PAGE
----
Some software projects are difficult to use without documentation. Making the source code available at no cost does not obligate you to give away the documentation. Consider the example of Shopp, an e-commerce plugin for WordPress. Shopp is an open source project, but to access the documentation you need to pay for a license that provides entry into the website. It is possible — and perfectly legal — to set up a Shopp store using the source code without documentation, but it takes longer and you won’t know all the features available.
Even if you did not create the open source software, you can author a manual sharing your expertise and then sell that book either through e-publishing channels or traditional book publishers.
The second prerequisite is primary credibility within the community. This is important because it enables the open-source company to build an efficient sales and marketing process, which is especially important given the low monetization rates.
Having “primary credibility” means that anyone who needs help with the software reaches out to the open-source company and not someone else for assistance. Not having this credibility means having to slog it out with others in the market for that attention, leading to a far less efficient business model and lower margins.
The value of primary credibility, which today is often achieved by being the main contributors to the project, can be seen by comparing the market caps, annualized revenue, and multiples of Elastic ($4.59 billion market cap, $160 million revenue, 29x) and MongoDB ($3.97 billion market cap, $155 million revenue, 26x) vs. (pre-merger) Hortonworks ($1.23 billion market cap, $262 million revenue, 5x) and Cloudera ($1.73 billion market cap, $367 million revenue, 5x). (Market caps as of November 27, 2018; revenue numbers are from latest reported fiscal year.)
Because Elastic and MongoDB had primary credibility in their respective communities, they were able to build a much more efficient business model, and capture far more value with less revenue than either Hortonworks or Cloudera, who had to raise more money and fight fiercely over the Hadoop market. (One could even speculate that the need to possess primary credibility was one of the reasons behind the recent Hortonworks/Cloudera merger.)
Once an open-source company has broad adoption and primary credibility, it can build a pipeline of companies who need assistance, and start layering in a variety of business models to build a sustainable business.
Since May 23, 2019, GitHub introduced GitHub Sponsors.
“The world runs on open source. None of it would be possible without the global team of maintainers, designers, programmers, researchers, teachers, writers, leaders—and more—who devote themselves to pushing technology forward. These extraordinary developers can now receive funding from the community that depends on their work, seamlessly through their GitHub profiles.”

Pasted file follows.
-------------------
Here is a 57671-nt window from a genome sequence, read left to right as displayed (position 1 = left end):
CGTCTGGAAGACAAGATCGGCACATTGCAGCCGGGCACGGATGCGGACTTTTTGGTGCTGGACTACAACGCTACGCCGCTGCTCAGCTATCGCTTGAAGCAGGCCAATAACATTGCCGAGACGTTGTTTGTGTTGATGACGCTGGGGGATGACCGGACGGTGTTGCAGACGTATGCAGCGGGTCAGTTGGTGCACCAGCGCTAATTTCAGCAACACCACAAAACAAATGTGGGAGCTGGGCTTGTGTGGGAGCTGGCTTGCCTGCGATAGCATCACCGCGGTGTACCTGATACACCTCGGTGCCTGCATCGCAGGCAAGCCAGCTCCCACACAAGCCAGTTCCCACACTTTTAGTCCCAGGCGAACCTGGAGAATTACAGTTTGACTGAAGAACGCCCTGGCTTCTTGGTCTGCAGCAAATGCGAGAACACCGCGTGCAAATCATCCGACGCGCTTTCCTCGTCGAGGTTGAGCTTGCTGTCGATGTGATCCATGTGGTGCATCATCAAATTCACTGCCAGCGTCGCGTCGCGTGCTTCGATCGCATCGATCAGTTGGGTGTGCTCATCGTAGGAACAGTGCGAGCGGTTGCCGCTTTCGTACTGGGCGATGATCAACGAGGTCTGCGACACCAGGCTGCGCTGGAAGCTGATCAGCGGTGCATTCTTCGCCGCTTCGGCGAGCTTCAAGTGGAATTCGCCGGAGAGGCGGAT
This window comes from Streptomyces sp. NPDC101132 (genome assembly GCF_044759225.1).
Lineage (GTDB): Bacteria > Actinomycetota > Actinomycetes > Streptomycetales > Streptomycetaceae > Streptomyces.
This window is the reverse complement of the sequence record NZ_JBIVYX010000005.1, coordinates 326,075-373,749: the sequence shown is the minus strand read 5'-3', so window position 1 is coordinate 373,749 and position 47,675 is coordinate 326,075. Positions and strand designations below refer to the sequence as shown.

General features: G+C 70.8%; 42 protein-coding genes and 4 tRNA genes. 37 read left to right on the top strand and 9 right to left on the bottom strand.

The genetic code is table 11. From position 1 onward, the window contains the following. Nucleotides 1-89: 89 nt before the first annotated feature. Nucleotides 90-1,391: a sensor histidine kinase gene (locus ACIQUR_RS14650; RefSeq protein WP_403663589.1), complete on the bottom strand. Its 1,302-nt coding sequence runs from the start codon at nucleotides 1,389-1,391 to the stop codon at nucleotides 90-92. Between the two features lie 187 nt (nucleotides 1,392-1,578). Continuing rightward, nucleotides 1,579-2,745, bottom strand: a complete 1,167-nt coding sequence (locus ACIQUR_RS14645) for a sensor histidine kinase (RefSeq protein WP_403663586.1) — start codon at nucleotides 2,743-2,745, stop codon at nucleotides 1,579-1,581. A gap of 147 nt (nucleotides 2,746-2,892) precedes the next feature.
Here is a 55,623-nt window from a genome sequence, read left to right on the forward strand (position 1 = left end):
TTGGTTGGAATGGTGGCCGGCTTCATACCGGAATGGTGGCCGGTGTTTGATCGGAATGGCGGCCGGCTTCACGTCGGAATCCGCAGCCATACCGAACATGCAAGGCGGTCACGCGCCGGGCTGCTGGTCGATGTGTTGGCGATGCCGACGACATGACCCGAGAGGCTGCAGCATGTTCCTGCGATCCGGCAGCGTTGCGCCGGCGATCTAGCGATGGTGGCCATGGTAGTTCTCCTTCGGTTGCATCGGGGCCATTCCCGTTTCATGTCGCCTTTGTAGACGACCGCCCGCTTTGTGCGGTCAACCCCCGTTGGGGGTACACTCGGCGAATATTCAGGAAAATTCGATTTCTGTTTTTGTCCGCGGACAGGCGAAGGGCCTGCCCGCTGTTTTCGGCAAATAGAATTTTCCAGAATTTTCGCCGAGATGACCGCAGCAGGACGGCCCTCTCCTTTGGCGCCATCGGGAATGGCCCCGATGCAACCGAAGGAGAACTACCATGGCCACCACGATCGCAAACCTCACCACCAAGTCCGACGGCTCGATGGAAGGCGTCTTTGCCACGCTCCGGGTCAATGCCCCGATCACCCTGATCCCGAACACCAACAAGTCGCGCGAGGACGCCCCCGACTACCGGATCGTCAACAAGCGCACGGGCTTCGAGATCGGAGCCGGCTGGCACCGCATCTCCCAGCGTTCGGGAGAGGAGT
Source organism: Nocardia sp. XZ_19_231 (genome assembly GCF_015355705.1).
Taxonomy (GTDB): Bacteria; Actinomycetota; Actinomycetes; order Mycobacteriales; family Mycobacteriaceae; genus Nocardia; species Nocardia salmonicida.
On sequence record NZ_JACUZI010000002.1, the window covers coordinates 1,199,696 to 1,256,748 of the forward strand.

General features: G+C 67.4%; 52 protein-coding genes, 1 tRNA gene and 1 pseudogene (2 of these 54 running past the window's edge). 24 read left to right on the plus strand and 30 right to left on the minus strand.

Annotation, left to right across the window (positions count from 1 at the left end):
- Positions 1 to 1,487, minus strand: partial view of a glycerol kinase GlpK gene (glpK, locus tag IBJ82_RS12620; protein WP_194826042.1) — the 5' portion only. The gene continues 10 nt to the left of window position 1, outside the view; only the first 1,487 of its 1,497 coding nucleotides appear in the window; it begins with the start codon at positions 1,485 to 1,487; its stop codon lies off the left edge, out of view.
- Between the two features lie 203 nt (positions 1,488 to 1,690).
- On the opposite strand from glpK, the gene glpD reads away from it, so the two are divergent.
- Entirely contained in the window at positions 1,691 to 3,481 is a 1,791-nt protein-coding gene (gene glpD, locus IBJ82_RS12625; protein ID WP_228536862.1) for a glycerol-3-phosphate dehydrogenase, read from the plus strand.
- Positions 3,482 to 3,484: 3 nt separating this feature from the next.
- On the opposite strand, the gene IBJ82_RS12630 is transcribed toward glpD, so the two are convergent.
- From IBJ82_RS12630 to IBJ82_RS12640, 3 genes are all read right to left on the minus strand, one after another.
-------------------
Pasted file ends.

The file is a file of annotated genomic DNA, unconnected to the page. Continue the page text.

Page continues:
The primary benefit of using GitHub Sponsors is that they charge zero fees. 100% of sponsorships go to the developers. The feature aims to reward developers for maintaining free software. Yet, alternatives exist to receive sponsorships, such as Open Collective or Patreon.
(Source: Babel sponsors on GitHub)
Sponsorships are a great revenue stream for well-established open source projects that require more funds to stay afloat.
Sell associated content
Following on from point #3, you could also look at writing content for OSS rather than maintaining it or providing direct support for a product. If this sounds appealing, look for popular, or even quickly rising, OSS products and start creating user tutorials for them.
Here are a few examples of how you can create content for OSS products:
- Write and sell books about them. This can be done both through self-publishing or by pitching topics to publishers. The latter will take care of the editorial process and publishing steps, letting you focus on the writing. You’ll have to split the earnings with them, of course, but it will be worth it.
- Create video courses for platforms such as Udemy and Pluralsight. Doing this will generate passive income in the same way books do after you’ve published them. Plus, these platforms usually provide video training.
- Write sponsored posts about the products. This does not mean the owner of the open-source product will always pay you to write these posts, rather that some blogs will be interested in the topic and will be willing to pay writers to provide content about other topics.
In all these cases, it’s important to understand that, to make money from an open-source product, you don’t really need to write code. You can provide user-specific content based on these products and still make money.
Making money with open-source code might seem difficult. How do you even know where to start? How do you make sure that the code is free and within the laws of open-source? This book will answer all of these questions and more.